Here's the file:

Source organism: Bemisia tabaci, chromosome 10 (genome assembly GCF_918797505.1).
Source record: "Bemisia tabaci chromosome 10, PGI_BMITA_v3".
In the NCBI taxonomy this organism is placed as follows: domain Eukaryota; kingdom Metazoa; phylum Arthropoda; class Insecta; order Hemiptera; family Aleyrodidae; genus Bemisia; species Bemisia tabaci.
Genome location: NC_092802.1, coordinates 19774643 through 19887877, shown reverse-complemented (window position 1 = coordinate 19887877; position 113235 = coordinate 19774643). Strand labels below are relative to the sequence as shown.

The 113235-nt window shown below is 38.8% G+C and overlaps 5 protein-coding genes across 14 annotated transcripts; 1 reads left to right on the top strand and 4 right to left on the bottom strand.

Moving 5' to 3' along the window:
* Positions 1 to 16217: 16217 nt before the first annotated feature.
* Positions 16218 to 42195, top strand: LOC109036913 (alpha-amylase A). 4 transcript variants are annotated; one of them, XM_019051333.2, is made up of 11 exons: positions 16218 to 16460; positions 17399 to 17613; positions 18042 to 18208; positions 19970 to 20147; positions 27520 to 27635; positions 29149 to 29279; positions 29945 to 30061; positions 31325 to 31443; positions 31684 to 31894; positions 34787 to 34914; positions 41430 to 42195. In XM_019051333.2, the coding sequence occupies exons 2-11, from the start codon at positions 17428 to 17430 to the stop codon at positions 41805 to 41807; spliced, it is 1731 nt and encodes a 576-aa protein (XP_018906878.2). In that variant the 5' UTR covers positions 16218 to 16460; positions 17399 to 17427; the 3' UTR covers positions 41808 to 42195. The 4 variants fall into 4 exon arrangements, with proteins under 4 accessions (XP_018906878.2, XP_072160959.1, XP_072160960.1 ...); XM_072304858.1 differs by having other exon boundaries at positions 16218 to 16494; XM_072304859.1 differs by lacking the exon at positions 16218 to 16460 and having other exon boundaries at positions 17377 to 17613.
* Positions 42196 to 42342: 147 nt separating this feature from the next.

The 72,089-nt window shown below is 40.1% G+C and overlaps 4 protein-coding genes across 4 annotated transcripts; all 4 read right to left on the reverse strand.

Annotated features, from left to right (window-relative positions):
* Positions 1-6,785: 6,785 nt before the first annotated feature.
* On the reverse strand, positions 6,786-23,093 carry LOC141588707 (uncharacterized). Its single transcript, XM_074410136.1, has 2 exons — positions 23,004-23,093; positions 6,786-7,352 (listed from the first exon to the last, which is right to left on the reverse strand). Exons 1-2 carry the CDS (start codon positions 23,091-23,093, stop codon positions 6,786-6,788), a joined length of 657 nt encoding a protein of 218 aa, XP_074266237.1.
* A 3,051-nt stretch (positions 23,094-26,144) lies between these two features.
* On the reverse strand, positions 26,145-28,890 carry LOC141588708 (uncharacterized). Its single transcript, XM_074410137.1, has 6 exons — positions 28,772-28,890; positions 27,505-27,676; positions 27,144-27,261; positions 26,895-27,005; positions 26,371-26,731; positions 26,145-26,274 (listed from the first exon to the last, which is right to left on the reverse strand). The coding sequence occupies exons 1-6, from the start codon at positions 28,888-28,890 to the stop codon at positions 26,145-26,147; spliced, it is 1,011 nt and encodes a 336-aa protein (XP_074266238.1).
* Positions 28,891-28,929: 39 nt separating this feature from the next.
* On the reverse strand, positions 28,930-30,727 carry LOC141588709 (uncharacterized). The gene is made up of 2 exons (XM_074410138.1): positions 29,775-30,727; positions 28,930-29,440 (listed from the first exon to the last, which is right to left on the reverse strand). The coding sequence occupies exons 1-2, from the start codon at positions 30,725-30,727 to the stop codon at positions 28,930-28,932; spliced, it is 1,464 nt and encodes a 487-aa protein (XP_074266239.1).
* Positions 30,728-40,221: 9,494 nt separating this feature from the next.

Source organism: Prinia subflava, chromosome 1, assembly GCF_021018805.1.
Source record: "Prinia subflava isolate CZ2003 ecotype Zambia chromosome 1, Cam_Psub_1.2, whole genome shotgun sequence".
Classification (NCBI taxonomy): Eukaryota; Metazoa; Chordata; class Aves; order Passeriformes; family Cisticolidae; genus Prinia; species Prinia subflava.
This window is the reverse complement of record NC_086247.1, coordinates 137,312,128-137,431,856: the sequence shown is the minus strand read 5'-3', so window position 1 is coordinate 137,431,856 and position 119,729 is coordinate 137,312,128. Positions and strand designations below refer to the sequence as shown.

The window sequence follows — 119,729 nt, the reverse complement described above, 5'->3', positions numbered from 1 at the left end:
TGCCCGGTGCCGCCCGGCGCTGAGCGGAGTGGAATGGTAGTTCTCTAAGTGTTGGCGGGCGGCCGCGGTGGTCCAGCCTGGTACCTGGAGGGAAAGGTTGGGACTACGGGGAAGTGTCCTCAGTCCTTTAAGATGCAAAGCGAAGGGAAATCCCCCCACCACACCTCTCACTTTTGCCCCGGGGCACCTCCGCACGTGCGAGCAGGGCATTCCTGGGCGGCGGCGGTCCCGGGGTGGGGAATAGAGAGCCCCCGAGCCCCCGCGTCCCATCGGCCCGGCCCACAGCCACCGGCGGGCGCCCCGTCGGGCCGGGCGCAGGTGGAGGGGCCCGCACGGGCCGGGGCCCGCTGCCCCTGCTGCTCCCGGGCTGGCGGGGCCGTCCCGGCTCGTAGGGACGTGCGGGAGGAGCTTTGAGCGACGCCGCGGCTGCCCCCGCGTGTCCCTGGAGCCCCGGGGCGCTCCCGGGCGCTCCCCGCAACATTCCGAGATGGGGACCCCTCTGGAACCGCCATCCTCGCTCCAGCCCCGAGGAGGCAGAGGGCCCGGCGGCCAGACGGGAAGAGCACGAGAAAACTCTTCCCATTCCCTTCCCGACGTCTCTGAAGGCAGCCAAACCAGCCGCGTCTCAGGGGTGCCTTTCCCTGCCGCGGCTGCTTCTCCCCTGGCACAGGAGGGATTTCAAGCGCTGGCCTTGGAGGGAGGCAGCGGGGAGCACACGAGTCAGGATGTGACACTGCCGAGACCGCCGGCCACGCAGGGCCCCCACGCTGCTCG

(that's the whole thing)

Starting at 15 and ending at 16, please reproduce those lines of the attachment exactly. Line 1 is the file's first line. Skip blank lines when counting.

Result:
* On the reverse strand, positions 26,145-28,890 carry LOC141588708 (uncharacterized). Its single transcript, XM_074410137.1, has 6 exons — positions 28,772-28,890; positions 27,505-27,676; positions 27,144-27,261; positions 26,895-27,005; positions 26,371-26,731; positions 26,145-26,274 (listed from the first exon to the last, which is right to left on the reverse strand). The coding sequence occupies exons 1-6, from the start codon at positions 28,888-28,890 to the stop codon at positions 26,145-26,147; spliced, it is 1,011 nt and encodes a 336-aa protein (XP_074266238.1).
* Positions 28,891-28,929: 39 nt separating this feature from the next.